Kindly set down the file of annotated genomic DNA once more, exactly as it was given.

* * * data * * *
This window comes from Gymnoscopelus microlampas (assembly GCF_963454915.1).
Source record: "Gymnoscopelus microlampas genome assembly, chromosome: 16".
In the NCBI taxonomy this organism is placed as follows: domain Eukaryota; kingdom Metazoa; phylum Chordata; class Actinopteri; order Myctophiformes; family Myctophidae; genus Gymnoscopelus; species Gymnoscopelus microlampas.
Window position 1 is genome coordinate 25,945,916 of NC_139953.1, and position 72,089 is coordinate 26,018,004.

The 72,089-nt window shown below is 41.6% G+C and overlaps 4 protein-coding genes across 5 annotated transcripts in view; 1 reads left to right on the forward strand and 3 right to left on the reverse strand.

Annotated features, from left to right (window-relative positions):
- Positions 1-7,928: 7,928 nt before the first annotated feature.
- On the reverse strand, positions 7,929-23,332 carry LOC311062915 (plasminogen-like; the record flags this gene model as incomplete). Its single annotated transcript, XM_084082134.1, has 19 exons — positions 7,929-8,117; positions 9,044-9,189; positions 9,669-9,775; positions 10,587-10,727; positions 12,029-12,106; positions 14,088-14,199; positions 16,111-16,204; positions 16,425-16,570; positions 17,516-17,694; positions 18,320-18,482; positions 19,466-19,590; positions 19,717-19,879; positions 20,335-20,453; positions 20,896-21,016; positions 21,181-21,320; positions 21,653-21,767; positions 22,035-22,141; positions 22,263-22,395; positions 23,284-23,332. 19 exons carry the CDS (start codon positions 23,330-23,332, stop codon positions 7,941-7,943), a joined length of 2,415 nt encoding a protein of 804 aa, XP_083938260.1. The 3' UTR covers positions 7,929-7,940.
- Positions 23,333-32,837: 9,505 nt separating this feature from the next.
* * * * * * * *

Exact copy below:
This window comes from Gymnoscopelus microlampas (assembly GCF_963454915.1).
Source record: "Gymnoscopelus microlampas genome assembly, chromosome: 16".
In the NCBI taxonomy this organism is placed as follows: domain Eukaryota; kingdom Metazoa; phylum Chordata; class Actinopteri; order Myctophiformes; family Myctophidae; genus Gymnoscopelus; species Gymnoscopelus microlampas.
Window position 1 is genome coordinate 25,945,916 of NC_139953.1, and position 72,089 is coordinate 26,018,004.

The 72,089-nt window shown below is 41.6% G+C and overlaps 4 protein-coding genes across 5 annotated transcripts in view; 1 reads left to right on the forward strand and 3 right to left on the reverse strand.

Annotated features, from left to right (window-relative positions):
- Positions 1-7,928: 7,928 nt before the first annotated feature.
- On the reverse strand, positions 7,929-23,332 carry LOC311062915 (plasminogen-like; the record flags this gene model as incomplete). Its single annotated transcript, XM_084082134.1, has 19 exons — positions 7,929-8,117; positions 9,044-9,189; positions 9,669-9,775; positions 10,587-10,727; positions 12,029-12,106; positions 14,088-14,199; positions 16,111-16,204; positions 16,425-16,570; positions 17,516-17,694; positions 18,320-18,482; positions 19,466-19,590; positions 19,717-19,879; positions 20,335-20,453; positions 20,896-21,016; positions 21,181-21,320; positions 21,653-21,767; positions 22,035-22,141; positions 22,263-22,395; positions 23,284-23,332. 19 exons carry the CDS (start codon positions 23,330-23,332, stop codon positions 7,941-7,943), a joined length of 2,415 nt encoding a protein of 804 aa, XP_083938260.1. The 3' UTR covers positions 7,929-7,940.
- Positions 23,333-32,837: 9,505 nt separating this feature from the next.